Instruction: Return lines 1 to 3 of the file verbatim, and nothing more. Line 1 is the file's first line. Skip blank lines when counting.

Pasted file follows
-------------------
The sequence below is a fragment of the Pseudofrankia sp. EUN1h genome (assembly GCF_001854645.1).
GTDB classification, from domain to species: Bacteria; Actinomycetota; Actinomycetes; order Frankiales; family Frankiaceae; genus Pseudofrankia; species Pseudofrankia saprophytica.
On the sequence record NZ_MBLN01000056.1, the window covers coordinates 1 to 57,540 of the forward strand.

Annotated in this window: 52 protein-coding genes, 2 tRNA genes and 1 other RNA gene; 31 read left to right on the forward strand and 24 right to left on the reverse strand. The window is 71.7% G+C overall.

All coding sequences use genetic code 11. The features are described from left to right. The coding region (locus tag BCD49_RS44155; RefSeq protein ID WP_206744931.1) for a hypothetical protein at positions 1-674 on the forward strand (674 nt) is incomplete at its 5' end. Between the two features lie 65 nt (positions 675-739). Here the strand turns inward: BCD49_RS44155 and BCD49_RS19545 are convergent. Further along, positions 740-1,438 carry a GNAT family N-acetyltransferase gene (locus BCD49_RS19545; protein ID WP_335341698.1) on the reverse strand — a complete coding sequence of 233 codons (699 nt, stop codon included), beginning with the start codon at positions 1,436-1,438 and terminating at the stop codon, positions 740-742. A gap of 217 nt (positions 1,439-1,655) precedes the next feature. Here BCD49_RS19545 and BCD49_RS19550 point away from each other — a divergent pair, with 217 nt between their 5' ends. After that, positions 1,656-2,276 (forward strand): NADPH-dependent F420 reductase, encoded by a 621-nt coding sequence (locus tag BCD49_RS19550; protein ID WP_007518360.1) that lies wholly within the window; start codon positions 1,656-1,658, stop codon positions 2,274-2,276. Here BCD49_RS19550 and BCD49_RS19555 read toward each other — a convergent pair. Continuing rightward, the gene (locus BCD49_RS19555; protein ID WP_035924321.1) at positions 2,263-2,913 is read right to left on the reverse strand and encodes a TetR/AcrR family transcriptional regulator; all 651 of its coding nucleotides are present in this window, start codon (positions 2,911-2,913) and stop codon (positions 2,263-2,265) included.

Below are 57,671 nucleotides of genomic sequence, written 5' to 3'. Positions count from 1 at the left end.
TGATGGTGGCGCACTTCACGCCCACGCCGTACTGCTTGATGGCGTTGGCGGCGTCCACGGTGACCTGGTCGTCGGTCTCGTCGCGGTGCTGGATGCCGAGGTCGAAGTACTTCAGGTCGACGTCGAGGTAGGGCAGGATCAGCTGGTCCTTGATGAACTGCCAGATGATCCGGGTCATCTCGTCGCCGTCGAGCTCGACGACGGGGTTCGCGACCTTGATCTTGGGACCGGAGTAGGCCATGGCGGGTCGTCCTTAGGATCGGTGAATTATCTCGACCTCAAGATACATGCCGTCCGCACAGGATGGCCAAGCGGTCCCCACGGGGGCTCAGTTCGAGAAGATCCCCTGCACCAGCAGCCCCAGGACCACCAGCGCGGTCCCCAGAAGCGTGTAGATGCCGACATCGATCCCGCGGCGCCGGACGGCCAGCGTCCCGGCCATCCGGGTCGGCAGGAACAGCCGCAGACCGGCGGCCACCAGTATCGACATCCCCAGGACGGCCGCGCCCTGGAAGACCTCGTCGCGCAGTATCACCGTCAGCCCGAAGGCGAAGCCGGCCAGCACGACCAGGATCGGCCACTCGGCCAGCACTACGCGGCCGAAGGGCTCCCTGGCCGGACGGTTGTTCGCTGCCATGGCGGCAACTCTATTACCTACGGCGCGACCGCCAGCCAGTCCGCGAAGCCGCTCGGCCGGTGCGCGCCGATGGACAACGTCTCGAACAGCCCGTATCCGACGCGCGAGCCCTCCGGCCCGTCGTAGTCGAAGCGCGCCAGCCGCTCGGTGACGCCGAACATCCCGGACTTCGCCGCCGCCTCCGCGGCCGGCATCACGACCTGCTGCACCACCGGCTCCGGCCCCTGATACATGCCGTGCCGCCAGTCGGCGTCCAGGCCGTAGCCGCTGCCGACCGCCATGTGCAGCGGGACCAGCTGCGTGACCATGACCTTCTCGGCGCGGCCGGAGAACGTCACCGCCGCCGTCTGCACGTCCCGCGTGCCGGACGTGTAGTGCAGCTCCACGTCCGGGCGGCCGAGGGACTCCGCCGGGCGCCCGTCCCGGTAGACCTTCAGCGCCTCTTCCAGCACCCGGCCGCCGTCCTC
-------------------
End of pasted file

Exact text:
The sequence below is a fragment of the Pseudofrankia sp. EUN1h genome (assembly GCF_001854645.1).
GTDB classification, from domain to species: Bacteria; Actinomycetota; Actinomycetes; order Frankiales; family Frankiaceae; genus Pseudofrankia; species Pseudofrankia saprophytica.
On the sequence record NZ_MBLN01000056.1, the window covers coordinates 1 to 57,540 of the forward strand.